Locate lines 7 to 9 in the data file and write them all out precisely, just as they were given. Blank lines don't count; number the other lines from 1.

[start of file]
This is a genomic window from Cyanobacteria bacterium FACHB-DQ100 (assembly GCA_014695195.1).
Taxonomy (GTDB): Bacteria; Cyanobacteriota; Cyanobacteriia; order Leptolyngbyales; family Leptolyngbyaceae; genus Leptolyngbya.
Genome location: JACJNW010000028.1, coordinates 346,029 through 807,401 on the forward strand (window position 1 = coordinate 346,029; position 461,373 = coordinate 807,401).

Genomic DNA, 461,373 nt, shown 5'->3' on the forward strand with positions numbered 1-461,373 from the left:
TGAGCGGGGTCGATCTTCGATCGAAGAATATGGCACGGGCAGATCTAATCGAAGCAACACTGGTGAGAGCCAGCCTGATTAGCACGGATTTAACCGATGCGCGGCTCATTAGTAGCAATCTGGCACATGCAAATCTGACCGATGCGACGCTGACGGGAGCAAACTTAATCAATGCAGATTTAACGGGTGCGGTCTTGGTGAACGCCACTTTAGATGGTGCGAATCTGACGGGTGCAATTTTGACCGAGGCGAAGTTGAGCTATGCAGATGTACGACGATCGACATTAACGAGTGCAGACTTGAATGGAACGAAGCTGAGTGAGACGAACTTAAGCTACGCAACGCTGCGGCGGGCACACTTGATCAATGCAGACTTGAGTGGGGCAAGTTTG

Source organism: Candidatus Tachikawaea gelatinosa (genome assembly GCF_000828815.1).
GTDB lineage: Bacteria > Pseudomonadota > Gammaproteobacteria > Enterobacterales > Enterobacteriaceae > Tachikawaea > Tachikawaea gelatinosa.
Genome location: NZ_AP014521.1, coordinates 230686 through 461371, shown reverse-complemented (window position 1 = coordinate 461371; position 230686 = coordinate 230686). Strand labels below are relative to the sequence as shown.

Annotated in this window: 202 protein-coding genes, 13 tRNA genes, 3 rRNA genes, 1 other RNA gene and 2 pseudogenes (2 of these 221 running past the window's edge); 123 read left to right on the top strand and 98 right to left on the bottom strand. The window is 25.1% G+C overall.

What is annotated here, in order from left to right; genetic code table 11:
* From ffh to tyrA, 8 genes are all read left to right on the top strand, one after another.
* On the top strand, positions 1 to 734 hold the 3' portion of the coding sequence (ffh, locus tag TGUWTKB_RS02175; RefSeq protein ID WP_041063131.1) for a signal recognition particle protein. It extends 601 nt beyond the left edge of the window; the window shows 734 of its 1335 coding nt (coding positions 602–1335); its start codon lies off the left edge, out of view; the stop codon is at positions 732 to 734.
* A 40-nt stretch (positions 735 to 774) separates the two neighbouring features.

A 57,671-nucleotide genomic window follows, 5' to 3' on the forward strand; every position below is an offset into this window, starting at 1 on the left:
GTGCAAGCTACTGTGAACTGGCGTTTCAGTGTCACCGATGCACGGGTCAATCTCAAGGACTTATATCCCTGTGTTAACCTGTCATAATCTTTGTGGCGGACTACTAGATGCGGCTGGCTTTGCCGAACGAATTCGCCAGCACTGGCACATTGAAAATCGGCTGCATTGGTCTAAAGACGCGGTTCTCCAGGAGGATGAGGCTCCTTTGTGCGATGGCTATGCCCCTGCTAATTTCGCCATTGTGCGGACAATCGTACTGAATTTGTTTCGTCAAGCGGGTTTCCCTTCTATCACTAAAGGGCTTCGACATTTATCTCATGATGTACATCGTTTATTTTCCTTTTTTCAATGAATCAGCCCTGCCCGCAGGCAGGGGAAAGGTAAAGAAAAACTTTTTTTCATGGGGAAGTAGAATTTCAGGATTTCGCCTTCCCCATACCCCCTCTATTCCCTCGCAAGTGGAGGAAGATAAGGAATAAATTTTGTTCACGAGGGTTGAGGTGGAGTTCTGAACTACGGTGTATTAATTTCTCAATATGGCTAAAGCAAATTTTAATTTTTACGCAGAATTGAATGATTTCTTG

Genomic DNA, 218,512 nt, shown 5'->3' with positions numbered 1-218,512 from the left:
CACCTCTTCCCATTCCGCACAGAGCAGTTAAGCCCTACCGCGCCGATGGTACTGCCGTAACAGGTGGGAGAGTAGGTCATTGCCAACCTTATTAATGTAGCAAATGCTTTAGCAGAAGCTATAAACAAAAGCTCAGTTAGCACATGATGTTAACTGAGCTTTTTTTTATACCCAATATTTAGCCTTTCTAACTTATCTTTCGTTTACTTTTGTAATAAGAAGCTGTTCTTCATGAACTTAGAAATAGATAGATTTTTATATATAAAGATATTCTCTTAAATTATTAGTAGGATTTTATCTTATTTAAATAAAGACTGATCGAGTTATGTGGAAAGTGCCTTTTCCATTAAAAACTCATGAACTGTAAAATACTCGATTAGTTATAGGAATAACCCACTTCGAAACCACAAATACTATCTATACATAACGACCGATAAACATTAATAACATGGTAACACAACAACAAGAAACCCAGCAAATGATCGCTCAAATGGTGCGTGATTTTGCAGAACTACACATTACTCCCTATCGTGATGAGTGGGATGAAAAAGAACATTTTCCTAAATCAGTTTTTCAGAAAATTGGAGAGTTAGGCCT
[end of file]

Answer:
GTDB lineage: Bacteria > Pseudomonadota > Gammaproteobacteria > Enterobacterales > Enterobacteriaceae > Tachikawaea > Tachikawaea gelatinosa.
Genome location: NZ_AP014521.1, coordinates 230686 through 461371, shown reverse-complemented (window position 1 = coordinate 461371; position 230686 = coordinate 230686). Strand labels below are relative to the sequence as shown.

Annotated in this window: 202 protein-coding genes, 13 tRNA genes, 3 rRNA genes, 1 other RNA gene and 2 pseudogenes (2 of these 221 running past the window's edge); 123 read left to right on the top strand and 98 right to left on the bottom strand. The window is 25.1% G+C overall.